Home Owners Value Supermarkets Over School Catchment Areas
It has been a long-held view that property values and desirability are inextricably linked to the proximity of high-performing schools. Parents, eager for their children to receive the best education, strive to live within the allotted catchment areas; this in turn often drives prices up.
However, a recent report has claimed that the public are looking for a lot more than an outstanding school when considering the location they would prefer to live in.
Whilst 31% of female and 25% of male respondents, of the survey carried out by regulated property buyer Good Move, felt that moving close to impressive education facilities was a priority to their families, this pales in comparison to the 44% of respondents that crave a scenic view.
The report also revealed that being close to budget supermarkets, like Aldi, was more important than the distance to the local school. Across all age groups and genders, 39% value a discount supermarket whereas only 21% considered a school the determining factor in a home purchase.
In third place was an array and choice of local bars and eateries with 37% of the vote. 34% were looking for a small high street of independent shops like the traditional butchers and grocers, 33% focused on the availability of local walks and 32% were focused on the distance to a high-end supermarket like Waitrose.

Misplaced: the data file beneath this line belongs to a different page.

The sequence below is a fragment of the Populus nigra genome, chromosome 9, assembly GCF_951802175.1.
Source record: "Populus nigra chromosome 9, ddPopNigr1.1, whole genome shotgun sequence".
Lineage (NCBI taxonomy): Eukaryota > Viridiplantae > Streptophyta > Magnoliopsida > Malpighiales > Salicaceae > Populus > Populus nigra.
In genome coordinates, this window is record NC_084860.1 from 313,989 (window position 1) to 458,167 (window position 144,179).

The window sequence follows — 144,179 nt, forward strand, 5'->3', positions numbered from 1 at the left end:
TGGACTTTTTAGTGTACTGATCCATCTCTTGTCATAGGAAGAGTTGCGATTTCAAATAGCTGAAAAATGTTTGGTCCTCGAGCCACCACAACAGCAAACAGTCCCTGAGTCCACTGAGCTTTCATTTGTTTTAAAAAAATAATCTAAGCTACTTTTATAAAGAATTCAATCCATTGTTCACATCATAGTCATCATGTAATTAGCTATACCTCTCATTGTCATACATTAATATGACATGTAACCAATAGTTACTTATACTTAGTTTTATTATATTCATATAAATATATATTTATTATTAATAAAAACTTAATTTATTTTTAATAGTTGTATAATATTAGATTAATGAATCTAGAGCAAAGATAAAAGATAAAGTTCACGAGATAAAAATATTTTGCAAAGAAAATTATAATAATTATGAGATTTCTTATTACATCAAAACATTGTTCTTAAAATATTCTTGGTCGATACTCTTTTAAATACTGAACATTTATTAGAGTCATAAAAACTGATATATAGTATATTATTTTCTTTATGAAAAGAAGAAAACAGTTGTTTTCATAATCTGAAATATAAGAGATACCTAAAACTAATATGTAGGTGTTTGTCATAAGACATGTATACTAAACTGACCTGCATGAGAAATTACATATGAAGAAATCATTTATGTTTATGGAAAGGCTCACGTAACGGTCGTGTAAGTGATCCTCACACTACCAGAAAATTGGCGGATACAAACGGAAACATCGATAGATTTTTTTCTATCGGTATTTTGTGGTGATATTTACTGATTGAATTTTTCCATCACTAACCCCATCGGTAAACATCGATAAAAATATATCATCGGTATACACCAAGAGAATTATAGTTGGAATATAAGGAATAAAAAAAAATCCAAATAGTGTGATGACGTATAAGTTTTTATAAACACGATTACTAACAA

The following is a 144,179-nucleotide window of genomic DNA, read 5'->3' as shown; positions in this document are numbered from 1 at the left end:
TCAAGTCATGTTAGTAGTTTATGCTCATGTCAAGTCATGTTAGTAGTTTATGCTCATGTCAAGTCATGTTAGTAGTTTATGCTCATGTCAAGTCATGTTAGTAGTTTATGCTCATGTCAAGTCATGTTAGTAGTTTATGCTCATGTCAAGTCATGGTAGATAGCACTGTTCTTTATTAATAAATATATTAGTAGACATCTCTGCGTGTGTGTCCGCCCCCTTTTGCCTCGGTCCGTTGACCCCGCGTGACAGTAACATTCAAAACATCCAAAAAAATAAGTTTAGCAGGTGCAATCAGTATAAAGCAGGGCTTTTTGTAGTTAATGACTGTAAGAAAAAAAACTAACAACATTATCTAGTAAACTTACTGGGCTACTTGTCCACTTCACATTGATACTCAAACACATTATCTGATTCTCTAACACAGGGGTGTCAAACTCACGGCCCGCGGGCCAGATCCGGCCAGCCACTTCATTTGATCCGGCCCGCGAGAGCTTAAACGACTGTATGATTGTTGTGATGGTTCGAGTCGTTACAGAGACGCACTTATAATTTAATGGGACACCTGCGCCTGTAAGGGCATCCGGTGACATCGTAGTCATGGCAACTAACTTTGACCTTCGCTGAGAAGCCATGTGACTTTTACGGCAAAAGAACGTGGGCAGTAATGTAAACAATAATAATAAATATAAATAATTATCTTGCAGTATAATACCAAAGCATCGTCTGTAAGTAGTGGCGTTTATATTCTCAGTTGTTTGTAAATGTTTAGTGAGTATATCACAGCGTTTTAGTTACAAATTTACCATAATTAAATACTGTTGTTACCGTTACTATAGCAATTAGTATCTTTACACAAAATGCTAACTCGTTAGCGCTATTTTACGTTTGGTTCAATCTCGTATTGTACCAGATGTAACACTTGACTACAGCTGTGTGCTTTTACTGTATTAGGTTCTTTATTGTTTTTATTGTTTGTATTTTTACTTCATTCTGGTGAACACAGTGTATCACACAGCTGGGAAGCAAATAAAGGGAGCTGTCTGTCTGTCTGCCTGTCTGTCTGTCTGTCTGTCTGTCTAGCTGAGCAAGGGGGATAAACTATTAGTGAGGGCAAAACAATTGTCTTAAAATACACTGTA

In fact, the only considerations below the desire to be within a school catchment area was the proximity of the local library at 25% and the local coffee shop at 28%
Ross Counsell, director at Good Move, said: “Everyone has their own priorities when moving house, but it’s interesting to see how the overall patterns are changing. Budget supermarkets are definitely growing in popularity, especially among the younger generations, and their presence in a region is now making a place more desirable to live.”
Whilst the whole home buying community may have other preferences that supersede the location of the local school, many parents will be anxiously awaiting the placement of their children for September’s school intake.
They will be particularly nervous considering the school catchment areas during last year’s process, with many school catchment areas falling below 150 metres. St Andrew’s Church School in Taunton, Somerset, set a catchment of just 93.3 metres, with around 45% of schools oversubscribed.
How important is a school catchment area in determining the appeal of a property?